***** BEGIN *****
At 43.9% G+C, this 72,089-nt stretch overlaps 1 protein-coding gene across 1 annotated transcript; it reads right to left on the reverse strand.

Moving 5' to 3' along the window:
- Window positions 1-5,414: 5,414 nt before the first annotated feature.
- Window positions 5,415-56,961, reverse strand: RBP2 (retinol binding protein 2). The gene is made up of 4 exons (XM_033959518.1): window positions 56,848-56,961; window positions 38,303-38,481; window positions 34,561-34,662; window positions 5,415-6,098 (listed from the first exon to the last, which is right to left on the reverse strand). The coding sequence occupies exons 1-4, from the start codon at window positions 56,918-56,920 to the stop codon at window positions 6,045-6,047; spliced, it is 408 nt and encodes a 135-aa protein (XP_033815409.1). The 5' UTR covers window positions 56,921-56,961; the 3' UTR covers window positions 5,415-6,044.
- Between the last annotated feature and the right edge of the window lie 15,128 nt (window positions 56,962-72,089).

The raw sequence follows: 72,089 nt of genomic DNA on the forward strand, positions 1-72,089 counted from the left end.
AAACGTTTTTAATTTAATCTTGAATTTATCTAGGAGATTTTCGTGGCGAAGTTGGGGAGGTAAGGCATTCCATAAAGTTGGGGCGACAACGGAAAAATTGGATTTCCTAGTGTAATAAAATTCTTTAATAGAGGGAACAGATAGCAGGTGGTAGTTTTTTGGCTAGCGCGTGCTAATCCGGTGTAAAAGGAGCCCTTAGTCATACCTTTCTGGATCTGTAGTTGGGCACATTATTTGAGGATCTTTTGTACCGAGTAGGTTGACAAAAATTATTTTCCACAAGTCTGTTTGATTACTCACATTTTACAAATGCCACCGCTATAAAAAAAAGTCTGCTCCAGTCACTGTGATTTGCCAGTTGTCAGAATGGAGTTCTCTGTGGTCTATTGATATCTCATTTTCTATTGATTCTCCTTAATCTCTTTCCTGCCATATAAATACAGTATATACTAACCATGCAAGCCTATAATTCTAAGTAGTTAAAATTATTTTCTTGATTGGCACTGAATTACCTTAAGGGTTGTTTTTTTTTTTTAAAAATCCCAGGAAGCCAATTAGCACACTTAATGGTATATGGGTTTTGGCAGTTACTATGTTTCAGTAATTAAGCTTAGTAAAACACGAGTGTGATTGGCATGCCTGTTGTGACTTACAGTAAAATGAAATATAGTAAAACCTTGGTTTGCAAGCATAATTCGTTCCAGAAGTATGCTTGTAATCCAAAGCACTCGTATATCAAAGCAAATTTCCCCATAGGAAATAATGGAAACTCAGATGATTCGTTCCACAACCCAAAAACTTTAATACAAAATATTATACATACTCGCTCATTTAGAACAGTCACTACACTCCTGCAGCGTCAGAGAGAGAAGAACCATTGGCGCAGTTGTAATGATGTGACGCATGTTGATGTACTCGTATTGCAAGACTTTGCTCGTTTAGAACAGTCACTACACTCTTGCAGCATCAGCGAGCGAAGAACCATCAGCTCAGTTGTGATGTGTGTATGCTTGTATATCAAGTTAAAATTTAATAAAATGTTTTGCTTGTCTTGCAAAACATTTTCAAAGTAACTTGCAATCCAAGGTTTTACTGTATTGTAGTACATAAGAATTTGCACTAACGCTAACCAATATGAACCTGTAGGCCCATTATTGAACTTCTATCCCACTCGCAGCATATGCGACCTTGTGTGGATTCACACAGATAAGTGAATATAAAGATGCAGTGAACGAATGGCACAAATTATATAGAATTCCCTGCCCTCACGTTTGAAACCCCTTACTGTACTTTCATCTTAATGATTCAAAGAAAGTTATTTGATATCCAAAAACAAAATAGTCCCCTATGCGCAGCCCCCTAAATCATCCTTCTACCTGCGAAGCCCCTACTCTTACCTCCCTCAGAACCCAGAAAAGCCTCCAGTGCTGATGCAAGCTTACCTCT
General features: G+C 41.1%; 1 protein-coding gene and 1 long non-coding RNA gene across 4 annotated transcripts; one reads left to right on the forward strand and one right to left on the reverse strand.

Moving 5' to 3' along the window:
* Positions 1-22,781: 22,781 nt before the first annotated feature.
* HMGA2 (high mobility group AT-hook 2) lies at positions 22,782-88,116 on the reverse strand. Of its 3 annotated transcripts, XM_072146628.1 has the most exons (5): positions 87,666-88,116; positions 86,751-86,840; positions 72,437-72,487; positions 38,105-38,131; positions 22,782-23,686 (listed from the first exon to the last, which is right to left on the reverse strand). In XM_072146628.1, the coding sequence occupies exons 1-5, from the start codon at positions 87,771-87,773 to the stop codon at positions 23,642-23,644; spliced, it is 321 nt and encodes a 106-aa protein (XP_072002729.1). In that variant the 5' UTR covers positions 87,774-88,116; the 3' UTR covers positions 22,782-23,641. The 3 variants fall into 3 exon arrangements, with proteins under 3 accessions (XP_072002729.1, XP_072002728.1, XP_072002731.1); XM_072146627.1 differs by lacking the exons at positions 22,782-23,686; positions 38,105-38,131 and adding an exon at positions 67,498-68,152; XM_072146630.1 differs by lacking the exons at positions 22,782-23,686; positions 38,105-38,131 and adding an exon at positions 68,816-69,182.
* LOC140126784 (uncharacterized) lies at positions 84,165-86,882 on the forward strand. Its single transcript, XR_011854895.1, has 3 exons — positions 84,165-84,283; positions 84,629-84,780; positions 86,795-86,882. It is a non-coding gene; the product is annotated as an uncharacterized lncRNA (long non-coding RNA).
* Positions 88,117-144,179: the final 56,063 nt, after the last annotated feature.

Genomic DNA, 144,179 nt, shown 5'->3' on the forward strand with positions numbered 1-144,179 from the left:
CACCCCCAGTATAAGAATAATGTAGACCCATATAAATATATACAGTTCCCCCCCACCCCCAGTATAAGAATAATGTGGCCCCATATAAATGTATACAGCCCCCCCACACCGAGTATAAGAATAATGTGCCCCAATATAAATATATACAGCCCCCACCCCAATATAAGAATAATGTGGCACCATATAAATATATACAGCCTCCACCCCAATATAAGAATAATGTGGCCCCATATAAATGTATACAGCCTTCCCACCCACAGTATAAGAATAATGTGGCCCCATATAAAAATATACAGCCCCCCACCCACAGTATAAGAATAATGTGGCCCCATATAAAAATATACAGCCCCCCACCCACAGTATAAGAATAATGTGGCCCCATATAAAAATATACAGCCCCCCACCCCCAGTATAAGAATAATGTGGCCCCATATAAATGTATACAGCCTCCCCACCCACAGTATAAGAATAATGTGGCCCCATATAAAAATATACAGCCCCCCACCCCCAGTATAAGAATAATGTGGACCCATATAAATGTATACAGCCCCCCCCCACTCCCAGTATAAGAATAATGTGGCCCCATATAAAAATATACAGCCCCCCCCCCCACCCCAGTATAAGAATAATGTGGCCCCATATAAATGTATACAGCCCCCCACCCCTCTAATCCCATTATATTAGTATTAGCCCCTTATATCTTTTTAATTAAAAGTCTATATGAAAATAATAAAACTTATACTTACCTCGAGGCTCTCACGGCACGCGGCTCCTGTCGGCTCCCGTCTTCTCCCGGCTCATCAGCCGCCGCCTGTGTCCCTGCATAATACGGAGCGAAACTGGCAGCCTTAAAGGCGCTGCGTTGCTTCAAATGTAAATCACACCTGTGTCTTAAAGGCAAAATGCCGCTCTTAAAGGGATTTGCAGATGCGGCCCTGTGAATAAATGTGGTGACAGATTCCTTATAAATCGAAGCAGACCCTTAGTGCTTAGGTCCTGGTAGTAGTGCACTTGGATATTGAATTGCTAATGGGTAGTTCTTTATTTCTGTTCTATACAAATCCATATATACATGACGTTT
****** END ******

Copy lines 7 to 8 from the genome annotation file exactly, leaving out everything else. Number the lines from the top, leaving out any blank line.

AAACGTTTTTAATTTAATCTTGAATTTATCTAGGAGATTTTCGTGGCGAAGTTGGGGAGGTAAGGCATTCCATAAAGTTGGGGCGACAACGGAAAAATTGGATTTCCTAGTGTAATAAAATTCTTTAATAGAGGGAACAGATAGCAGGTGGTAGTTTTTTGGCTAGCGCGTGCTAATCCGGTGTAAAAGGAGCCCTTAGTCATACCTTTCTGGATCTGTAGTTGGGCACATTATTTGAGGATCTTTTGTACCGAGTAGGTTGACAAAAATTATTTTCCACAAGTCTGTTTGATTACTCACATTTTACAAATGCCACCGCTATAAAAAAAAGTCTGCTCCAGTCACTGTGATTTGCCAGTTGTCAGAATGGAGTTCTCTGTGGTCTATTGATATCTCATTTTCTATTGATTCTCCTTAATCTCTTTCCTGCCATATAAATACAGTATATACTAACCATGCAAGCCTATAATTCTAAGTAGTTAAAATTATTTTCTTGATTGGCACTGAATTACCTTAAGGGTTGTTTTTTTTTTTTAAAAATCCCAGGAAGCCAATTAGCACACTTAATGGTATATGGGTTTTGGCAGTTACTATGTTTCAGTAATTAAGCTTAGTAAAACACGAGTGTGATTGGCATGCCTGTTGTGACTTACAGTAAAATGAAATATAGTAAAACCTTGGTTTGCAAGCATAATTCGTTCCAGAAGTATGCTTGTAATCCAAAGCACTCGTATATCAAAGCAAATTTCCCCATAGGAAATAATGGAAACTCAGATGATTCGTTCCACAACCCAAAAACTTTAATACAAAATATTATACATACTCGCTCATTTAGAACAGTCACTACACTCCTGCAGCGTCAGAGAGAGAAGAACCATTGGCGCAGTTGTAATGATGTGACGCATGTTGATGTACTCGTATTGCAAGACTTTGCTCGTTTAGAACAGTCACTACACTCTTGCAGCATCAGCGAGCGAAGAACCATCAGCTCAGTTGTGATGTGTGTATGCTTGTATATCAAGTTAAAATTTAATAAAATGTTTTGCTTGTCTTGCAAAACATTTTCAAAGTAACTTGCAATCCAAGGTTTTACTGTATTGTAGTACATAAGAATTTGCACTAACGCTAACCAATATGAACCTGTAGGCCCATTATTGAACTTCTATCCCACTCGCAGCATATGCGACCTTGTGTGGATTCACACAGATAAGTGAATATAAAGATGCAGTGAACGAATGGCACAAATTATATAGAATTCCCTGCCCTCACGTTTGAAACCCCTTACTGTACTTTCATCTTAATGATTCAAAGAAAGTTATTTGATATCCAAAAACAAAATAGTCCCCTATGCGCAGCCCCCTAAATCATCCTTCTACCTGCGAAGCCCCTACTCTTACCTCCCTCAGAACCCAGAAAAGCCTCCAGTGCTGATGCAAGCTTACCTCT
General features: G+C 41.1%; 1 protein-coding gene and 1 long non-coding RNA gene across 4 annotated transcripts; one reads left to right on the forward strand and one right to left on the reverse strand.